From a distance, the disarmingly bright-yellow bird could have been mistaken for a goldfinch, warbler or maybe an escaped parakeet, at least to the untrained eye. But, Shelby County, Alabama, resident Charlie Stephenson had not seen anything like the unusual specimen which started visiting her backyard feeder in the late January, even in her decades of experience birding. The yellow cardinal, a bird so rare that she told al.com:
“I thought, ‘well, there is a bird that I have never seen before.’”
For a good reason: the bird is a yellow cardinal, coloration caused by such an extraordinarily rare mutation, Auburn University biology professor Geoffrey Hill’s decades of professional experiences as an avian curator, as well as a researcher focusing on cardinals, he has never seen one in the wild.
“I have been birdwatching in the range of cardinals for 40 years, and I have also seen a yellow bird in the wild. I would also estimate that in any given year, there are two or maybe three yellow cardinals at backyard feeding stations somewhere in the U.S. or Canada. There are perhaps a million bird feeding stations in that area, so very roundly yellow cardinals are a one in a million mutation.”
Stephenson, who with understanding refused to give her location which was other than the town of Alabaster, shot a short video of the rare bird and she also posted it to the social media, instantly captivating the attention of friend, as well as professional photographer, Jeremy Black, who then asked if he might try to catch a glimpse of the yellow cardinal, firsthand.
“As soon as I saw it on her social media, I was kind of curious and I also wanted to go explore and see if I could find it,” Black remarked to AL.com; and, perched quietly in the backyard of his friend, on 19th of February, “I finally saw it after about five hours.”
He also explained:
“I started out sitting in her backyard hoping that maybe I would see it. There are a lot of cardinals that came by, and none of them was with yellow color, so I decided to be a little bit more obscure and hide on her screened-in porch. About two or three hours after I relocated to the porch, the yellow cardinal finally showed up.”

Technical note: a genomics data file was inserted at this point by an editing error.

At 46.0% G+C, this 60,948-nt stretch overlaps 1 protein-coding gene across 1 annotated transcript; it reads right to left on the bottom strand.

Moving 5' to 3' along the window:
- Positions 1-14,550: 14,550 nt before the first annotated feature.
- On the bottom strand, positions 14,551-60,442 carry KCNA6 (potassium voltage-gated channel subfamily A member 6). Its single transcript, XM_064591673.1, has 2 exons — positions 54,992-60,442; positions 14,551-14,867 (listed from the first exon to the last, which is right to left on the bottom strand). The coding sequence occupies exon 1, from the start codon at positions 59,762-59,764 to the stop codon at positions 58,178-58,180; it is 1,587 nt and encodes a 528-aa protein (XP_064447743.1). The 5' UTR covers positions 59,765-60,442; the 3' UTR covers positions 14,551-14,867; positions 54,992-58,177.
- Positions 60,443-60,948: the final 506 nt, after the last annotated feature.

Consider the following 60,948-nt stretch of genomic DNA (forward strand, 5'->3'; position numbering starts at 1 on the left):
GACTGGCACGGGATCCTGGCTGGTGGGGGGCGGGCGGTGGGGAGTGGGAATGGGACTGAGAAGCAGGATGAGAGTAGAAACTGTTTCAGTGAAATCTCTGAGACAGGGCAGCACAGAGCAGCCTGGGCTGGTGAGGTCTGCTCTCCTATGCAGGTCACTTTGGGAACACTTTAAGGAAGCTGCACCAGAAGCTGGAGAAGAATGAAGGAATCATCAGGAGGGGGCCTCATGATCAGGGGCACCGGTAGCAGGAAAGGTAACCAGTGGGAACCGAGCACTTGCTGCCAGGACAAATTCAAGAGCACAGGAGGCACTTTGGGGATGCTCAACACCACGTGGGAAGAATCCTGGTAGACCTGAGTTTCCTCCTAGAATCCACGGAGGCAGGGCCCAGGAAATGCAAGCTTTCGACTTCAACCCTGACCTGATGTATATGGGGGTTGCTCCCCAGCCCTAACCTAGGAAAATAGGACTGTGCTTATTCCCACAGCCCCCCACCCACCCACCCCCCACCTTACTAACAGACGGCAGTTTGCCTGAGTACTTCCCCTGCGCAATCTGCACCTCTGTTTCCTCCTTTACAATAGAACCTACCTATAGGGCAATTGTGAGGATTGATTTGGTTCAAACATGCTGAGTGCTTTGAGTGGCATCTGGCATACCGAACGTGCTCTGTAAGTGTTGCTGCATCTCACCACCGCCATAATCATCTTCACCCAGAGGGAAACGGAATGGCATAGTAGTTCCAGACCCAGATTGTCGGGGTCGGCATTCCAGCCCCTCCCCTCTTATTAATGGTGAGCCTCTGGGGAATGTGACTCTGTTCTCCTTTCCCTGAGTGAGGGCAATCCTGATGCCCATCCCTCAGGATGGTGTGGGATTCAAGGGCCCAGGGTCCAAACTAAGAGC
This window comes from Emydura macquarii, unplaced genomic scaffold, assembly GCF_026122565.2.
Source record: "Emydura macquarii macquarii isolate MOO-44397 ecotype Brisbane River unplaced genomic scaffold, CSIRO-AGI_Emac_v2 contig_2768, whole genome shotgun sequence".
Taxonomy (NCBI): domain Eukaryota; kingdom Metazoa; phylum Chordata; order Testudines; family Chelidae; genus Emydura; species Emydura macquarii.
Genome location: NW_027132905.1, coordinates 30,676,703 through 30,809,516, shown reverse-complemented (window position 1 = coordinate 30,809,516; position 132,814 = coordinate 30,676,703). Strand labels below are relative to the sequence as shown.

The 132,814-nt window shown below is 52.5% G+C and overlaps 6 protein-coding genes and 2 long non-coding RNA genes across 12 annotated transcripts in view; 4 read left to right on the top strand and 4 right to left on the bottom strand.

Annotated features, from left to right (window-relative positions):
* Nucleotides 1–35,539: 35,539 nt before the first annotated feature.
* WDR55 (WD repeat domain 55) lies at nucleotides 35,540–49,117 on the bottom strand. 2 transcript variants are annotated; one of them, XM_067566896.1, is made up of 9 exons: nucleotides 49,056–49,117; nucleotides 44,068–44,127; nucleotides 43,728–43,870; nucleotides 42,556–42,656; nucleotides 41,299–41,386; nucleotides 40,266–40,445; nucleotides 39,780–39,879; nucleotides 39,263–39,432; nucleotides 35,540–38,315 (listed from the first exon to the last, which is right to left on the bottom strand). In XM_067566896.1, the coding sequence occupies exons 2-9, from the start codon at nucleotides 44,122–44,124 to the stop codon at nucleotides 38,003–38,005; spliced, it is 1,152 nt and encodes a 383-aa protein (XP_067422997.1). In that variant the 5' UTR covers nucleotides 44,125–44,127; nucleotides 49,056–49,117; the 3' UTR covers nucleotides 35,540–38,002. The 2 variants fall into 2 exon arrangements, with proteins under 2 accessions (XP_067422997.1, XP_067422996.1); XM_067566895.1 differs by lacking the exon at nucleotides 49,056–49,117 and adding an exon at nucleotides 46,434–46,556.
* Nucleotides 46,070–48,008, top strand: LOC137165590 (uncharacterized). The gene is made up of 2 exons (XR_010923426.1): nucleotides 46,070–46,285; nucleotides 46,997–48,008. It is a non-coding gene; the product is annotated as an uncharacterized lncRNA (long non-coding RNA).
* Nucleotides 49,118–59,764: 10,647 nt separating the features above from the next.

Hill, who is the writer of many books on bird coloration and studied the specific mutation that results in a yellow cardinal, notes songbirds obtain their color through a diet of carotenoid-containing plants:
“Songbirds such as cardinals almost never consume red pigments; instead, they consume abundant yellow pigments. So, to be red, Cardinals need to biochemically convert yellow pigments to red.”
Researchers, including Hills too, identified CYP2J19 as the enzyme which is necessary for that process in most cardinals, even though he opined from afar, on sabbatical in Australia, the possibility of collecting a yellow cardinal feather for DNA testing to further discern the precise mutation.
Meanwhile, Black remains dedicated to capturing the unique, as well as rare scene of the sunny-yellow bird next to one of his commoner red counterparts – a rarer than it is once-in-a-lifetime shot.
“I am trying to get a unique photograph, and that is the yellow cardinal that is next to a traditional North American red cardinal. My current personal goal is to try, as well as visit her backyard or her neighborhood as regularly as possible and see if I can get that shot with both of the birds together.”
Stephenson emphasized that she had no idea how rare a yellow cardinal is.
“I am used to starting a birder, and you see some leukocytic ones, you see some that are albino ones. But, I also thought that he was something else, and then I learned how rare it is.”
The birding enthusiasts and the homeowner told the Shelby County Reporter:
“Of all of the places, he is in Alabaster, Alabama. I wonder how a lot of people have seen the bird and not thought anything of it.”
Image: Photographer Jeremy Black/Wiat.com.
If you’d like to see more images of the rare find, check out Jeremy Black Photography.